The new show runners want to make a show old fans will love. The premiere featured cameos from Leonard, Neil, Susie Kim, and other recurring characters. Jeff referred to Garrett. Jim Rash dressed in a number of dresses. Abed went into his mind and imagined a sitcom wherein his friends never graduate from Greendale. Jeff just referenced Garrett, though--there wasn't any sign of my favorite recurring side character. Garrett's so Dan Harmon that maybe the actor left the show with him. Harmon found him doing stand-up comedy in Los Angeles. The dude produced magic any time he got screen time. The episode had a spoof of The Hunger Games, animation, parodies of traditional sitcoms. It had Britta and Troy holding hands, Annie trying to be so un-Annie, Jeff learning another lesson about the importance of the group (which is a lesson he learned and kept in the finale), Pierce making inappropriate jokes, and a naked Chang and a new pun of his name. The elements were there, but Community didn't feel the same. Is that sentence disingenuous? Would I notice a difference in the show if I weren't deeply interested in the business of television, didn't follow its news, and never knew Harmon left? I'd like to think so. The episode had a forcedness reminiscent of the cast's Comic Con interview with Entertainment Weekly. Community's not supposed to feel forced. It is organic. If it stumbled under Harmon, it stumbled because he shot for the gosh darn moon and missed. He'd rebound, though, and come up with something brilliant like the episode Dean Pelton directs a documentary for Greendale. I don't know if the new guys needed to be quite as committed to the show as it was. That show left with Harmon. Perhaps they make it their own in future episodes. "History 101" didn't seem a goodbye to the old show; it was an embrace, a promise that the beloved Community isn't different, it's just changed.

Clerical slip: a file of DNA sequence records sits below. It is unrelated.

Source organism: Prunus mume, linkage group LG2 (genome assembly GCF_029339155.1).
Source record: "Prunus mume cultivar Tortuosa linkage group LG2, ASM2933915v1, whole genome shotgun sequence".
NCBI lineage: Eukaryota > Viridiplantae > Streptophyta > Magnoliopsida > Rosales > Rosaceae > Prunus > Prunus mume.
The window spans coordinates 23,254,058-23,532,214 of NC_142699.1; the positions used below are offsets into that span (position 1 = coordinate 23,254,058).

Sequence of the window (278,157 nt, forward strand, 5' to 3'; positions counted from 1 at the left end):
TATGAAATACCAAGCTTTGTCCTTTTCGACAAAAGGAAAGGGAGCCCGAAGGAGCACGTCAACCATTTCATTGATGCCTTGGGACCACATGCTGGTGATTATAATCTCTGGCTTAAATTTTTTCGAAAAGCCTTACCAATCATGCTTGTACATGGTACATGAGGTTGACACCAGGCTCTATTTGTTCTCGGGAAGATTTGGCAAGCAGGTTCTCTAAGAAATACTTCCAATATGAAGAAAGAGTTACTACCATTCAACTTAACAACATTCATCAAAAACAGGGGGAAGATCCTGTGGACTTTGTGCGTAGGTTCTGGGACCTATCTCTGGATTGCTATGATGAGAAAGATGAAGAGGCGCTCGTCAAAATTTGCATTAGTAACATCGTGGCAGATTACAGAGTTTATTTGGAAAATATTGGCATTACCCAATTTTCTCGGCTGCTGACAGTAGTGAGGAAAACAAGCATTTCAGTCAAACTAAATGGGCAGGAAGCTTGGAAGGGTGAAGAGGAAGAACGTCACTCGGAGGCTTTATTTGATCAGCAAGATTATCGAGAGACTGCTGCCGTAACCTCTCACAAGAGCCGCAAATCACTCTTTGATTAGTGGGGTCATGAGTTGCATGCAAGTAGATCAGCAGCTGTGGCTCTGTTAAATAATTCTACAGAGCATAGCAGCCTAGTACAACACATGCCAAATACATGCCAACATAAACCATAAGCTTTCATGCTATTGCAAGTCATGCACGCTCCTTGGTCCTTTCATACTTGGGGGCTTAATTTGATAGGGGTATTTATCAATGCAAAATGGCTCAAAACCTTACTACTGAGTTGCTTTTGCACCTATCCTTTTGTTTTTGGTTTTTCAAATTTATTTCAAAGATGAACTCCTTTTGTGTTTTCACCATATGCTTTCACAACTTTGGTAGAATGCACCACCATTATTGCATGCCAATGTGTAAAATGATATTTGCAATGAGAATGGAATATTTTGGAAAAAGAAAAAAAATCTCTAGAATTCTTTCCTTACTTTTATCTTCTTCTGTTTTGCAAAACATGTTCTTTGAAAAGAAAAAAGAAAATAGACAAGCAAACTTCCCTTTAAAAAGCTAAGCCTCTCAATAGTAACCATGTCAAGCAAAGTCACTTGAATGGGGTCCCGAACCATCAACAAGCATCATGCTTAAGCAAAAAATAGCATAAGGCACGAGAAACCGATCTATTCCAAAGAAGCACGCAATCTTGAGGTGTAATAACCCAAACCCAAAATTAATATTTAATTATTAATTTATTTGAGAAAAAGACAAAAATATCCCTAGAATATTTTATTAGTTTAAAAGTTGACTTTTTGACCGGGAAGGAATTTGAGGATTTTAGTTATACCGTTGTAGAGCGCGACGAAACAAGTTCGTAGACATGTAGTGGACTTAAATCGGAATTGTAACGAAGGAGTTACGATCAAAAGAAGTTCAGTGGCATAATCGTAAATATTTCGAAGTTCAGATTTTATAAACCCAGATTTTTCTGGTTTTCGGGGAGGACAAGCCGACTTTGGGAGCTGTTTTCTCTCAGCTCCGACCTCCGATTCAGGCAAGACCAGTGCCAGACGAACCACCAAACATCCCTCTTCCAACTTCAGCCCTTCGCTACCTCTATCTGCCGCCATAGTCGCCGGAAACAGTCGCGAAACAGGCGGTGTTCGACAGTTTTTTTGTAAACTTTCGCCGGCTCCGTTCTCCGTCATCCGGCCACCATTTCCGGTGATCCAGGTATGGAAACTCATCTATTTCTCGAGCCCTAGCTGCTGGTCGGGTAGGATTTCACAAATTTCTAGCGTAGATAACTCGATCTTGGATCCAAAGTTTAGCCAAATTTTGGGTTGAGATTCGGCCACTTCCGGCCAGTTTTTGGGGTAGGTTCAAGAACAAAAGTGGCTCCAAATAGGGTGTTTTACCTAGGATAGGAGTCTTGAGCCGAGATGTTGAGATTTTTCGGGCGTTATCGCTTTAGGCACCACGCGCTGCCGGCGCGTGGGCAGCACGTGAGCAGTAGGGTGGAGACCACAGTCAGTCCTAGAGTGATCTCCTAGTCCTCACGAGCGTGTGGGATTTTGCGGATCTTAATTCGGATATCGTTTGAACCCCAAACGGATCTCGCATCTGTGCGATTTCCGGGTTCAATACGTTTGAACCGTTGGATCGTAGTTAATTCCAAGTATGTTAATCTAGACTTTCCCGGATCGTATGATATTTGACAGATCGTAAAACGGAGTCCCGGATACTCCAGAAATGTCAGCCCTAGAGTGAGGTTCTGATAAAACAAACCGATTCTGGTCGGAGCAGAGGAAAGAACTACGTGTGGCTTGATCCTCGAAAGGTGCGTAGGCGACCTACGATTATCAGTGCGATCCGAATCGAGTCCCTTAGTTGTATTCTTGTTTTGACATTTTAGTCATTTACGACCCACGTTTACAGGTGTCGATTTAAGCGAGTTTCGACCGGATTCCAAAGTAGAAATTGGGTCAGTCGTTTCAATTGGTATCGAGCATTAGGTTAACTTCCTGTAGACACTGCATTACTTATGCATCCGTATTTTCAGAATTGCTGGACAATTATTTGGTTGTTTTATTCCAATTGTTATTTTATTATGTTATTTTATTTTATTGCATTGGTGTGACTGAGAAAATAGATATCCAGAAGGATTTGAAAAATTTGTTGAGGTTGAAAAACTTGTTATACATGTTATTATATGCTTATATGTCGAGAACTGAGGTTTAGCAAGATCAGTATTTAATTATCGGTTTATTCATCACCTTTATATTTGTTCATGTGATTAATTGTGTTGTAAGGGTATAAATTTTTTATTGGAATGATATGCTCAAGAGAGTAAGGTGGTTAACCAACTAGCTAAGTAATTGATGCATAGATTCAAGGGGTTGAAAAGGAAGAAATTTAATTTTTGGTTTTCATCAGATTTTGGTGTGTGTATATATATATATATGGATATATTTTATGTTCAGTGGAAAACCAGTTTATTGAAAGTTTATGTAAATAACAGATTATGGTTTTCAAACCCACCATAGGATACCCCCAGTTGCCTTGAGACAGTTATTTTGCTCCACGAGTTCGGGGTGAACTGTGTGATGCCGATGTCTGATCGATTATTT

I don't know where the season will go. I'll keep an open mind about it. Hopefully, I'll separate it from Dan Harmon's Community accept it for what it is. I do love these characters, this world, and the performances. Optimism is the key.